Airbnb Rates Your Photography Skills (plus more from Amazon & Meta)
Visual attractiveness algo, amazon drones & meta robotics?
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visual attractiveness algo, amazon drones & meta robotics?
1. Airbnb: visual attractiveness scoring system
Airbnb wants to rate your photography skills.
The company submitted an application for a visual attractiveness scoring system. It goes something like this: Hosts submit a series of photos for their listing and the system generates a “base visual score” for each image based on the scene type, finally recommending a “suggested photo order.”
“Leading with these five listing photos will help your place stand out to guests, making it more likely to get booked,” one figure on the application reads.
The motivation to make their listings as pretty as possible makes sense: The more attractive the listing, the easier it is to sell a stay. And while the company recently reported record profits at $1.2 billion and a 25% uptick in nights and experiences booked in its recent quarter, they could be reading the tea leaves about travel spending as the economy contracts.
“We maintain a positive longterm view on Airbnb and secular shift to online rentals; however, near term we are more concerned about risks to discretionary travel spend/ADRs from inflationary and recessionary pressures,” Baird analyst Colin Sebastian told Street Insider after downgrading the stock from Outperform to Neutral following its results.
Pretty photos algorithmically chosen to attract the eyes of users may be Airbnb’s bid to continue riding high.
2. Amazon: adjustable motor fairings for aerial vehicles
Amazon is giving its drones a smoother ride.
The company is creating adjustable fairings that “reduce aerodynamic drag” of its unmanned aerial vehicles by adjusting their position depending on the drone’s flight configuration, giving its pilot more control for a safe landing.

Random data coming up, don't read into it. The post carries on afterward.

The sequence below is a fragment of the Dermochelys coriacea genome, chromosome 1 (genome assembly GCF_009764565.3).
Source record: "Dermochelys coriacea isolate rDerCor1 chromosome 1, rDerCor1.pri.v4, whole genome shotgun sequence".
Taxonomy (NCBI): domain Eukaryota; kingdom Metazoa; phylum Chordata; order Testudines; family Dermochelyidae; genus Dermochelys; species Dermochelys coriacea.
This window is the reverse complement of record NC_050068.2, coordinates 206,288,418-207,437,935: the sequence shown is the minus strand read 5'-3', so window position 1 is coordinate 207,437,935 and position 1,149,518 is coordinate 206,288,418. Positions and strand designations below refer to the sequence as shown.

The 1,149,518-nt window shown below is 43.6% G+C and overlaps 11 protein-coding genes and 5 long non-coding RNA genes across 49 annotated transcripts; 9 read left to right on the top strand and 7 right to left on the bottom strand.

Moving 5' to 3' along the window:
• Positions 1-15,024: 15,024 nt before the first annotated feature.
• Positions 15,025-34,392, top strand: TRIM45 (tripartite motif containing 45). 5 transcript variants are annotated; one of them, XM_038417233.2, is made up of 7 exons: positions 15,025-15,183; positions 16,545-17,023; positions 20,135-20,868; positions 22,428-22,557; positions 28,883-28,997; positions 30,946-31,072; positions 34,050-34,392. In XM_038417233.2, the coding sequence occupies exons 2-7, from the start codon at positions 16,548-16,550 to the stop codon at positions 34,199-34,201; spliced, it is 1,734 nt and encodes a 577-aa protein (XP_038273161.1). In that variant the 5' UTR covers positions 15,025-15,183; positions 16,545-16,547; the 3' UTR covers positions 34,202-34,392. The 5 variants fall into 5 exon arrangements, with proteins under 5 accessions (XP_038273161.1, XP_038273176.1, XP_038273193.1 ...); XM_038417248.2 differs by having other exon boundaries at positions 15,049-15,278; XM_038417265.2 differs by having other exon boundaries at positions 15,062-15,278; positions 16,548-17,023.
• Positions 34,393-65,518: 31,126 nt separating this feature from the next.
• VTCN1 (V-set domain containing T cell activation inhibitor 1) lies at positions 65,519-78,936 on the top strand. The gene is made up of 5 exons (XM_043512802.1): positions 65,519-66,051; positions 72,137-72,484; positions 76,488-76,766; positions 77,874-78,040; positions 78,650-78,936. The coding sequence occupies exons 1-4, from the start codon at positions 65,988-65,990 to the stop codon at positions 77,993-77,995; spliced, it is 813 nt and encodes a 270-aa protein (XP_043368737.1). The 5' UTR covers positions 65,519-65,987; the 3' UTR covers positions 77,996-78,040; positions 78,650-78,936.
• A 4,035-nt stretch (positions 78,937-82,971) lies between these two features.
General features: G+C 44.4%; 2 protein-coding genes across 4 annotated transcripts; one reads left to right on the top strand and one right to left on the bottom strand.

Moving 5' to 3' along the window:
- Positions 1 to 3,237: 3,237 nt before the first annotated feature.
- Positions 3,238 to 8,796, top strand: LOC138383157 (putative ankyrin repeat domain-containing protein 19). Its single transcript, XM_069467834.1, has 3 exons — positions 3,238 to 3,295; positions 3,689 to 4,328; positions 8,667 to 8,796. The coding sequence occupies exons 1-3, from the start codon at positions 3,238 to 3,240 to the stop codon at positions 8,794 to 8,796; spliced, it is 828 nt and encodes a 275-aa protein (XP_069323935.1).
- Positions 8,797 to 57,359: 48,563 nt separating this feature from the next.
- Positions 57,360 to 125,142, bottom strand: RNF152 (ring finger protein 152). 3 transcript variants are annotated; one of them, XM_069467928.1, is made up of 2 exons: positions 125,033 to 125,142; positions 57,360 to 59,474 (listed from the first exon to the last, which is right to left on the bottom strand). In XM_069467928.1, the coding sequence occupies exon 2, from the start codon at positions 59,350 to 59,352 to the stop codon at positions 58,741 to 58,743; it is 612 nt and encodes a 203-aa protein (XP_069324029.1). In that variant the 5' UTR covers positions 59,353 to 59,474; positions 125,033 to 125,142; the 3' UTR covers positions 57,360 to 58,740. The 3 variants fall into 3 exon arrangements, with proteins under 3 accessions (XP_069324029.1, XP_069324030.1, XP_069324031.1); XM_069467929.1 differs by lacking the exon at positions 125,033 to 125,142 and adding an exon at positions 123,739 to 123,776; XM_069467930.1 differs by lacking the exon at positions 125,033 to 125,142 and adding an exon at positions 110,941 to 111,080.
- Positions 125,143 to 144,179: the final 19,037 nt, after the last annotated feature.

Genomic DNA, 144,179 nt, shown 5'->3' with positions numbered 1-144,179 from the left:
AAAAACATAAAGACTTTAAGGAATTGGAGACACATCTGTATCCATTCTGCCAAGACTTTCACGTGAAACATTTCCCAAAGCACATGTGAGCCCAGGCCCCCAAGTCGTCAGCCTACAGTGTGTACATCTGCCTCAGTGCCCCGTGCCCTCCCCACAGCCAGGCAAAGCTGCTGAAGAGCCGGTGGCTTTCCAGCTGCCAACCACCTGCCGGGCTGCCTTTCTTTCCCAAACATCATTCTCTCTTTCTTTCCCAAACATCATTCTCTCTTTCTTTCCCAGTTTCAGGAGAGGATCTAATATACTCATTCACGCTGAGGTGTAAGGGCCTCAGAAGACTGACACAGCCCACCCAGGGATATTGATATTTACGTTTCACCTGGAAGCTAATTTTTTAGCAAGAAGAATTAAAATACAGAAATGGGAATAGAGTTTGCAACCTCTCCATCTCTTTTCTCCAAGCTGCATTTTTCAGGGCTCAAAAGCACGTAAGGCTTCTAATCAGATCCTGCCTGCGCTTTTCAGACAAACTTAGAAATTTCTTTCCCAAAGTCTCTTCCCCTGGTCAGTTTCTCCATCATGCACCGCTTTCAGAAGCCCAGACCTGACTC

Amazon has long had high hopes of bulking up its drone delivery fleet. The company announced plans this summer to begin ramping up its Prime Air program starting with deliveries in College Station, Texas and Lockeford, California. And in late-November — six days after the patent was filed — it revealed its upcoming delivery drone, MK30, which is a smaller, lighter version of its current drone and can withstand a larger range of temperatures and light rain.
Sean Cassidy, director of safety, flight operations and regulatory affairs at Amazon Prime Air, said during the Commercial UAV Expo in September, “We’re very tough on ourselves in terms of expectations for performance and reliability of the system. We’re constantly refining the system with the goal of the safest, most effective, and most efficient delivery system possible.”
The MK30 is expected to arrive in 2024, and Amazon did not respond to request for comment clarifying whether or not the adjustable fairings would be a part of its MK30 vehicle. But the application shows that it’s serious about giving its drones a safer landing.
3. Meta: generating digital floor plans
Meta really wants people to buy into its metaverse. Its latest attempt could bring the metaverse into your home. Meta submitted a patent application for tech that generates two-dimensional digital floor plans using “sparse digital videos depicting three-dimensional spaces.”
Rather than bringing a user into a VR metaverse, the patent application suggests that Meta is exploring this tech to bolster its augmented reality work: By better understanding certain rooms, it can overlay objects into a space more accurately or label a particular room for various functions.
This of course has potential commercial benefits for Meta (and follows a similar playbook to what Google was looking into a few years back). It could use this tech to advertise to you the perfect knick-knacks for your kitchen, den or living room, melding is metaverse tech with its core business model: digital advertising.
Another interesting use case that’s explored in this filing is using these floorplans for robotics purposes. The application explores capturing video to generate floor plans for robotic devices to “help navigate … and provide additional context to tasks that the robotic device may perform.” Outside of its VR headsets, Meta hasn’t explored the world of consumer electronics too deeply — this could be a sign that that’s about to change.
The patent application was filed in mid-October, and lots of things have changed at Meta since then. The same day the application was filed, Meta unveiled its AR and VR hardware roadmap at the Meta Connect developers conference, which revealed its short- and long-term plans for the equipment that makes its metaverse come to life.
But just weeks later, the company cut 11,000 employees, including many at Reality Labs, the unit in charge of piloting its metaverse vision. As Dan Ives, analyst at Wedbush Securities, said in a recent industry note, “Zuckerberg finally had to rip the band-aid off on the ambitious metaverse strategy and cut some significant costs as the Street was losing patience with the misaligned growth strategy in this shaky backdrop.”
The application is a sign that Meta may be shifting its strategy to focus on making its metaverse tech more profitable.